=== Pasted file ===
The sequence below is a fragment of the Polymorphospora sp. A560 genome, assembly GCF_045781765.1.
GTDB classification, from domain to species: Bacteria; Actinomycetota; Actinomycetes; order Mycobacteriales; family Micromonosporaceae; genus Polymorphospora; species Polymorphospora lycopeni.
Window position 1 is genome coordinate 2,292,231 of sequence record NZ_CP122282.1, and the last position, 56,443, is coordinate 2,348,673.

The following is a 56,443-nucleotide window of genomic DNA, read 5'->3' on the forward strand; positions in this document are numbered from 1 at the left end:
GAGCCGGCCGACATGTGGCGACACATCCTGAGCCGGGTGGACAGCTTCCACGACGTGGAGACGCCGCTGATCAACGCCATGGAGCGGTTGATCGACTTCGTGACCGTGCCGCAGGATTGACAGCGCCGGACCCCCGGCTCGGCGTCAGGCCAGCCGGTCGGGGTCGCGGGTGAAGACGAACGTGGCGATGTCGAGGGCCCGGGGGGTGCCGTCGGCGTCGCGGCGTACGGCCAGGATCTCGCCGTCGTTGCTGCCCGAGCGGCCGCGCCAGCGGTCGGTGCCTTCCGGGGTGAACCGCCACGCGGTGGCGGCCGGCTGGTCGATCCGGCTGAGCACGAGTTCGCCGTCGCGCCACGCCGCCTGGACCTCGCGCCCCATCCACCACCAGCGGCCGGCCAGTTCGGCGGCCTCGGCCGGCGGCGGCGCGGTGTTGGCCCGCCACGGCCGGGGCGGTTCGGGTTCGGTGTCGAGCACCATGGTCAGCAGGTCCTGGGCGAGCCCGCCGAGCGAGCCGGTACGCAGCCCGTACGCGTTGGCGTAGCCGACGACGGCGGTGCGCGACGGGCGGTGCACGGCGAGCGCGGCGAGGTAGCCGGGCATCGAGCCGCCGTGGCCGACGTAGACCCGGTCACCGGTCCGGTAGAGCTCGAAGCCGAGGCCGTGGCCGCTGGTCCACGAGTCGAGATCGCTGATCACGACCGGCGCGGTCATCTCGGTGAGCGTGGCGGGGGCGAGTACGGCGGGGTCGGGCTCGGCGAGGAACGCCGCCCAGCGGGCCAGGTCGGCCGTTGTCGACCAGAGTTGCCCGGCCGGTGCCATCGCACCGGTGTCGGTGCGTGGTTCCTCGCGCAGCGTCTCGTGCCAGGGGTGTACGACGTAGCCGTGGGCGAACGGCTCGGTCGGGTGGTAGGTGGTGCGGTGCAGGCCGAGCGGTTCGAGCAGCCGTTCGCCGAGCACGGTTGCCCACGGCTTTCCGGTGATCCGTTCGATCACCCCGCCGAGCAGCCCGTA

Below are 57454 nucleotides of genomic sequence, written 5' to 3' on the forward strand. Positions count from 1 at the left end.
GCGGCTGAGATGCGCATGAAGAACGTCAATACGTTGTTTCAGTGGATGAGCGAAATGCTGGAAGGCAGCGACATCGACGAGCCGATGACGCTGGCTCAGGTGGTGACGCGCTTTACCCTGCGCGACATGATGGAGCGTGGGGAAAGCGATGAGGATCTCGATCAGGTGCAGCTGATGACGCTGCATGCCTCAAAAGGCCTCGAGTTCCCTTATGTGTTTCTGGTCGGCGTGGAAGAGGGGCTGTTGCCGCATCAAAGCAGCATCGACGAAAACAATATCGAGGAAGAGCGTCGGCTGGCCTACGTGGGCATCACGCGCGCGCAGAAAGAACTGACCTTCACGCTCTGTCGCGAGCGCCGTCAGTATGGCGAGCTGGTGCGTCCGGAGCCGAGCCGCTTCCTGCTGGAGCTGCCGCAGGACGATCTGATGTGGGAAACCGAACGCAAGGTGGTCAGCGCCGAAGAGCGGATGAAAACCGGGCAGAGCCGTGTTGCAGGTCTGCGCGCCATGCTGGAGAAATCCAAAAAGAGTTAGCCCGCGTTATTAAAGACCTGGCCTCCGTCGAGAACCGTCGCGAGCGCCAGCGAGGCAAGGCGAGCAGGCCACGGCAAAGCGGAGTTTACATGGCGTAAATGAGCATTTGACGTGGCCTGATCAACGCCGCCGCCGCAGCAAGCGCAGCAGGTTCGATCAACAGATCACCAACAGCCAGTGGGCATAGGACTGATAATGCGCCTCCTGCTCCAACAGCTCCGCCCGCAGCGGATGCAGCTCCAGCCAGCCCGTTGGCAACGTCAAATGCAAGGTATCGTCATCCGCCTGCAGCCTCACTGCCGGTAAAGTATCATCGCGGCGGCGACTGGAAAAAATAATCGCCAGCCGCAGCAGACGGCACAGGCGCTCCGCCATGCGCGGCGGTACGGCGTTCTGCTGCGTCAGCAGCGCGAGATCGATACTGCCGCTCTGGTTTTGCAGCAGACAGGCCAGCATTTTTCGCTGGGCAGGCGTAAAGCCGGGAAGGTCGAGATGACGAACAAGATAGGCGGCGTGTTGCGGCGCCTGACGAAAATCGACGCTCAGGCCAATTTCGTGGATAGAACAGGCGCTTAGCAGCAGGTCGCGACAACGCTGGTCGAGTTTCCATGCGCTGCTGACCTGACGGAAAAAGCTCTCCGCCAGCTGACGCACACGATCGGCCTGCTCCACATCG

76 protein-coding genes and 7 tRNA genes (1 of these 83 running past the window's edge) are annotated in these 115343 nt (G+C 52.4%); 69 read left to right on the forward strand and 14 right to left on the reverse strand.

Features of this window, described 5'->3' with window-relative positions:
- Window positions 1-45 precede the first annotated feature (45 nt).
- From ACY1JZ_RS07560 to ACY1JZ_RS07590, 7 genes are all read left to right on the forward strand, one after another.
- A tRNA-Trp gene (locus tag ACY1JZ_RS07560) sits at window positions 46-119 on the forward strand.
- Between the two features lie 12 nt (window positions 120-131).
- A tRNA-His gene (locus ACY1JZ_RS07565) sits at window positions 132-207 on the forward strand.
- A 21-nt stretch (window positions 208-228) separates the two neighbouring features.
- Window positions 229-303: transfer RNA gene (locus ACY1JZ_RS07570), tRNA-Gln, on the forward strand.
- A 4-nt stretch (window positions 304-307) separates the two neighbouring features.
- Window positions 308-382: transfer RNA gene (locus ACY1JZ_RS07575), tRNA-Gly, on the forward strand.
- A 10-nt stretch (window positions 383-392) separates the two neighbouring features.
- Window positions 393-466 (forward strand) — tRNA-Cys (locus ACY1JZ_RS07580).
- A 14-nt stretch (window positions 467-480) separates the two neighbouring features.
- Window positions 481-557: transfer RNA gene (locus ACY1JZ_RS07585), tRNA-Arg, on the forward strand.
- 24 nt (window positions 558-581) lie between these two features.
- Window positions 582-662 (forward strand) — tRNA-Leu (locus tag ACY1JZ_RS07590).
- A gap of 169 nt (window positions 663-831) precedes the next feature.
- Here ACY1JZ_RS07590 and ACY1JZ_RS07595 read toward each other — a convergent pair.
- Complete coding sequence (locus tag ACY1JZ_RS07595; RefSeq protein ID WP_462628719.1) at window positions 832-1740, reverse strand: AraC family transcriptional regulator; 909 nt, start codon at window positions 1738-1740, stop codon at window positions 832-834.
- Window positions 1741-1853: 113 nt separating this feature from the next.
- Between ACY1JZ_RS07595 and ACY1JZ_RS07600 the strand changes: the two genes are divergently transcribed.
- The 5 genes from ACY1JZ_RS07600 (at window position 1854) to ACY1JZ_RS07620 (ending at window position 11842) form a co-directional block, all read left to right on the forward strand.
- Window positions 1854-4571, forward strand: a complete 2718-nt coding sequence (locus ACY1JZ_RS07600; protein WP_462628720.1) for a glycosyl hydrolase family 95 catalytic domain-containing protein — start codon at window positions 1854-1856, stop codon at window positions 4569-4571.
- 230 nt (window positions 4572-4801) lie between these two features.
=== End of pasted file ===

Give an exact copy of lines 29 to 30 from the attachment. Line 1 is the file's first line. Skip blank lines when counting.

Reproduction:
- Between ACY1JZ_RS07595 and ACY1JZ_RS07600 the strand changes: the two genes are divergently transcribed.
- The 5 genes from ACY1JZ_RS07600 (at window position 1854) to ACY1JZ_RS07620 (ending at window position 11842) form a co-directional block, all read left to right on the forward strand.